68 terms

Chapter 8 Losses and Bad Debt

TAX1 Woodward Fall2012 FSU
If the taxpayer uses the property in a trade or business or holds the property for investment the tax law generally provides a
deduction for the losses
Other losses on personal-use property (e.g, a sale of personal residence at a loss)
are not deductible
For taxpayers to deduct a loss on property,
the loss must be both realized and recognized for tax purposes
The amount of loss realized on the sale of property is computed by
subtracting adjusted basis from amount realized.
Taxpayers can only deduct losses they incur in the sale or exchange of
property used in a trade or business or held for investment
A loss on business or investment property which is abandoned is deductible as an ordinary loss to the extent of the property's
adjusted basis on the date of abandonment.
A mere decline in value is not sufficient to create a deductible loss if the stock has
any recognizable value
Once the taxpayer determines the year of worthlessness , the taxpayer treats the loss as a
loss from the sale of a capital asset on the last day of the tax year
Taxpayers may not deduct any demolition costs or
any loss sustained on account of the demolition
Taxpayers must add demolition costs to the basis of
the land on which the demolished structure previously stood
Whether a deductible loss is ordinary or capital depends on
the type of property involved and the transaction in which the taxpayer sustains the loss
If both elements (i.e. a sale or exchange and a capital asset) are not present,
the deduction is an ordinary loss
Because a casualty is not a sale or exchange, the destruction of a capital asset in a casualty creates
an ordinary rather than capital loss
Taxpayers often invested in activities called tax shelters,
that would spin off tax deductions and credits, many were passive investments
In enacting the passive loss rules, Congress did not want to prevent taxpayers from
currently deducting or using losses and credits generated in active business endeavors of the taxpayer
When applying the limitations of the passive activity rules, a taxpayer's AGI is classified into active income, portfolio income and passive income. For this purpose, portfolio income includes
dividends, interest, annuities, and royalties.
Portfolio income becomes part of net investment income, which is used in computing
the deduction limit for investment interest expense
A taxpayer may use losses generated in one passive activity to offset income from other passive activities, but may not use them to offset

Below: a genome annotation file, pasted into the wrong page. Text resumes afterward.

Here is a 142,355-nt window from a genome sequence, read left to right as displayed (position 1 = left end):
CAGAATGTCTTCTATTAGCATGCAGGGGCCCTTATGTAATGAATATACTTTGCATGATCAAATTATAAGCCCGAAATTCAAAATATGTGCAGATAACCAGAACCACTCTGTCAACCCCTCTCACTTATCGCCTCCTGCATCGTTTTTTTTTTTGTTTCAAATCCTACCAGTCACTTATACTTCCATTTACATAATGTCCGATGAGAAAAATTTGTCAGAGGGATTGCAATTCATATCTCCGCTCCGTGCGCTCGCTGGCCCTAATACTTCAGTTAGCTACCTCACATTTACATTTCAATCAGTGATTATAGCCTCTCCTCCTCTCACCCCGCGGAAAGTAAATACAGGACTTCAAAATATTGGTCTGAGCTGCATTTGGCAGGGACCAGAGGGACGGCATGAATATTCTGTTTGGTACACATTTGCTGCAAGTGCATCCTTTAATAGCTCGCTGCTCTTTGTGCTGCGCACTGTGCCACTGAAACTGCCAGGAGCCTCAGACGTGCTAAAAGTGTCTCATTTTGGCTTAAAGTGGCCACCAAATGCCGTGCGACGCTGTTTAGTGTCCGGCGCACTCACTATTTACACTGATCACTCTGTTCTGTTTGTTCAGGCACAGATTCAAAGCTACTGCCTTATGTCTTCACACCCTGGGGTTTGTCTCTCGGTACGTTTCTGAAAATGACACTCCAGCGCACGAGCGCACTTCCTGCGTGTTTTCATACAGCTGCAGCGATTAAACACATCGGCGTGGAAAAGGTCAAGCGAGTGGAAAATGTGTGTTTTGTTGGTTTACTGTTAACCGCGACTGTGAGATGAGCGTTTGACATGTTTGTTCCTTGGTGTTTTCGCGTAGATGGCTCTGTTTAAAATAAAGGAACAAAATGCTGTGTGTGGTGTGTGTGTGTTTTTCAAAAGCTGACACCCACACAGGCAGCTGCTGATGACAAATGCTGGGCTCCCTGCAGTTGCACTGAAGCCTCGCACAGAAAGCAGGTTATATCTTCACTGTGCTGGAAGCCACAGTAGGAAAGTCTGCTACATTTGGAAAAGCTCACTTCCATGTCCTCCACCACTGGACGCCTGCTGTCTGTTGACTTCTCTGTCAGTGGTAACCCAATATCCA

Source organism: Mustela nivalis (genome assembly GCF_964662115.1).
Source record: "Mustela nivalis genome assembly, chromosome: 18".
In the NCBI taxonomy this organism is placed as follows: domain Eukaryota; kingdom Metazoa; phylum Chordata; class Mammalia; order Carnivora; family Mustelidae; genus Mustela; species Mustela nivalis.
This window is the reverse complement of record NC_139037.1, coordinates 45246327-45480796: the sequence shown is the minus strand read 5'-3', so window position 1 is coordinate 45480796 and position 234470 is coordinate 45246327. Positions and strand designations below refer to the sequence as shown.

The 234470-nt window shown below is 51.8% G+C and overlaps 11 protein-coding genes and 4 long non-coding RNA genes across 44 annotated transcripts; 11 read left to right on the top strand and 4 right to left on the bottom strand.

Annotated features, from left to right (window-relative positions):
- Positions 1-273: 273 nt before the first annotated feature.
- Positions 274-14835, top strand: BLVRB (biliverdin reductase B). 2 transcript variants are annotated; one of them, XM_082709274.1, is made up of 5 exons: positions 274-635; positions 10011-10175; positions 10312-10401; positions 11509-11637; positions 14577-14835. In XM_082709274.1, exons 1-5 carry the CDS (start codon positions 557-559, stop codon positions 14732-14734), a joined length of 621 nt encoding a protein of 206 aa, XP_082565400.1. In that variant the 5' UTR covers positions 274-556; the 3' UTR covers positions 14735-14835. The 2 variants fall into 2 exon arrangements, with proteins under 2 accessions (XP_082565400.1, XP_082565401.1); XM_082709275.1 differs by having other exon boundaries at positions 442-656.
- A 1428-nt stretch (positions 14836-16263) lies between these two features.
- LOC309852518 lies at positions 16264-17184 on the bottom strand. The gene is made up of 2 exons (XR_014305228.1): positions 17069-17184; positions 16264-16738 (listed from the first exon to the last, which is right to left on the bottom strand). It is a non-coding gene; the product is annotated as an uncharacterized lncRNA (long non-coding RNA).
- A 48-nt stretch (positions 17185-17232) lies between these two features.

either active or portfolio income
A taxpayer carries over disallowed passive activity losses indefinitely and treats them as
losses allocable to that specific passive activity in the following tax years
A taxpayer may use suspended losses to
offset passive activity income of the subsequent year, but not to offset other types of income
When a taxpayer disposes of a passive activity in a taxable transaction, the taxpayer can compute
the economic gain or loss by the activity and can deduct the suspended losses of the activity against other income
If the taxpayer sells the passive activity to a related party, he or she may not deduct the suspended loss until
the related party sells the activity to a nonrelated person
An activity that was previously passive may not be passive with respect to
the taxpayer for the current year
Passive activity includes
any trade or business in which the taxpayer does not materially participate as well as any rental activity
Passive activity is based on two critical elements:
An identification of exactly what constitutes as an activity and a determination of whether the taxpayer has materially participated in that activity
Taxpayers may deduct currently up to $25,000 of
passive losses from rental real estate activities
Once taxpayers establish the activities they must be consistent in grouping these activities in subsequent years unless
material changes in the facts and circumstances clearly make the groupings inappropriate
The taxpayer may not combine rental activities involving real estate with
rental activities involving personal property
Partnerships and S corporations must identify their business and rental activities by applying these rules at the partnership or S corporation level and then
must report the results of their operations by activity to the partners or shareholders
If the taxpayer does not Materially Participate in the activity, it is deemed to be a
passive activity with respect to that taxpayer
Many rental real estate activities are not considered rental real estate businesses and are, therefore,
subject to the passive loss rules
If an individual taxpayer meets certain requirements, the taxpayer still may deduct against income up to $25,000 of